Blue Bunting and Crimson-collared Grosbeak part II

I went back to Laguna Laguna Atascosa National Wildlife Refuge at dawn on the second day of my March 2016 spring break trip to Texas and easily found the Crimson-collared Grosbeak. It was exactly where it had been for the past three months—in a patch of Potato Trees between the visitor center and the office. It was vocal and active, giving a high pitched call as it ate fruits on the Potato Trees, but it wouldn’t come out for a really nice photo. I managed many clear images of it from the shoulders up, which gave all diagnostic features. It was still feeding and calling when I walked away from it 20 mintues later.

On my second visit to Laguna Atascoso NWR, when it wasn't 95F, Crimson-collared Grosbeak was easy to find in the Potaot Trees near the headquarter building.

I then spent an hour and a half enjoying the desert environments of the refuge and looking at birds like Greater Roadrunner, Creasted Caracara, Bewick’s Wren, which were in full song, and Verdin. I made it back to Frontera Audubon around 11am and heard that the Blue Bunting was coming regularly to a water drip at the back of the refuge. I sat down at the drip and within about 7 minutes of starting my watch the bunting flew in for a drink. I didn’t have a good angle for a photo—there were too many branches in the way, and just as the bird was moving into a good position for me, someone walked up and it flew away. I managed one blurry photo. But, I got a positive ID on the bird and it was a life bird. I sat for another hour and fifteen minutes with no returns by the bunting, so I headed over to Santa Ana Refuge.

A Crested Caracara on the road into Laguna Atascoso NWR

I believe that Santa Ana is the largest tract of protected habitat in the lower Rio Grande Valley. Away from a riparian corridor along the river, it has dry woodland and half a dozen resacas, which are old river channels of the Rio Grande that now form wetlands. The largest of these resacas was Pintail Lake #3, which has hosted a Northern Jacana since January. Northern Jacanas are large-footed shorebirds that typically walk on the top of floating vegetation in wetlands. They are found from Panama to central Mexico and only rarely show up in the U.S. I had seen one in Arizona in 1985.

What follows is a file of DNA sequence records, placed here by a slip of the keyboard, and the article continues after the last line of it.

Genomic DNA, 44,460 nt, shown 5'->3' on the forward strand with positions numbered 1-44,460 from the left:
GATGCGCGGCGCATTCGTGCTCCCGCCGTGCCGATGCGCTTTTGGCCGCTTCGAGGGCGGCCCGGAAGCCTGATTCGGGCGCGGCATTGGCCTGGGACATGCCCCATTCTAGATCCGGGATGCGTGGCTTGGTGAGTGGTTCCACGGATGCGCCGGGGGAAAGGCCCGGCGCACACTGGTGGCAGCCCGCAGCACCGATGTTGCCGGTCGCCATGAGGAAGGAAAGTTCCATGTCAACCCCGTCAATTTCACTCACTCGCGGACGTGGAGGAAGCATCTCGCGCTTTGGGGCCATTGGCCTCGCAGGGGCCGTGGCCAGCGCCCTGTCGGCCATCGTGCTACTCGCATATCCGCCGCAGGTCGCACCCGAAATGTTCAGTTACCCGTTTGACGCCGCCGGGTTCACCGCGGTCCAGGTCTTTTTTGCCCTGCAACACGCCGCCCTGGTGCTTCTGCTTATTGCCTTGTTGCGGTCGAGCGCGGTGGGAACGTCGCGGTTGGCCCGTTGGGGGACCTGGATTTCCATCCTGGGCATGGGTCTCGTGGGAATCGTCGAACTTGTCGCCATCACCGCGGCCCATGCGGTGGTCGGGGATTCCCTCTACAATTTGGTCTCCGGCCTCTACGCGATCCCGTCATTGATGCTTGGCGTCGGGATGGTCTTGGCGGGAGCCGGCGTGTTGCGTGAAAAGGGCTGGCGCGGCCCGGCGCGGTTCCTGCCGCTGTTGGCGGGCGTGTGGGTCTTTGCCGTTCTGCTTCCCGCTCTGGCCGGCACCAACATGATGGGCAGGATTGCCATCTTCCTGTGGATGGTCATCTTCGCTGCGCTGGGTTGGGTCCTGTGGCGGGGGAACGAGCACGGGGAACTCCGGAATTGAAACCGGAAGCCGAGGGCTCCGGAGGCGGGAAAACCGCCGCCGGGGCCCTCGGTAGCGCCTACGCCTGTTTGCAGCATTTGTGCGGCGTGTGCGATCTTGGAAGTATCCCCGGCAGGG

Santa Ana was pretty crowded on this Sunday afternoon, and in my effort to avoid walking along with the several families that left the visitor center at the same time I did, I got on the wrong trail and it took me a while to get to Pintail Lake #3. When I did arrive, I ran into a birder walking away from the wetland and he had just seen the jacana, so I knew it was right there. He warned me “it is not that close and it keeps going out of sight behind the cattails”. So when I couldn’t locate it right away I wasn’t concerned. An hour and a half later, having still not found the bird I was getting concerned. The problem was that I was carrying my big camera setup—500 mm lens on a big tripod, which meant that I couldn’t bring my scope. Without a scope, the birds on the far shore were specks that were had to identify. I started seeing birds walking at the edges of cattails but every time I photographed one and blew up the photograph, it turned out to be a Sora or Virginia Rail. Finally, just as I was really getting frustrated, the dark shorebird that I was watching through binoculars lifted its wings and flashed bright yellow—no shorebird but a jacana has yellow wings. Luckily the bird was moving toward me and I was able to get several identifiable if not that satisfying photos.

It was great to get a photo of a Northern Jacana at Santa Ana NWR but I wish it had been a bit closer for a better photo.

My time at the resaca was far from a waste. It was a bird place and I was able to see and photograph, among many other species, Ringed Kingfisher, “Mexican” Duck (the southwestern subspecies of mallard in which males do not acquire green heads or rusty breasts), Fulvous Whistling-Duck, and an unexpected Scissor-tailed Flycatcher. It was about 2 hours to sunset when I left the Northern Jacana and I decided to try to photograph the local subspecies of Eastern Screech-Owl known as McCall’s Screech-Owl.

© 2015 Geoffrey Hill

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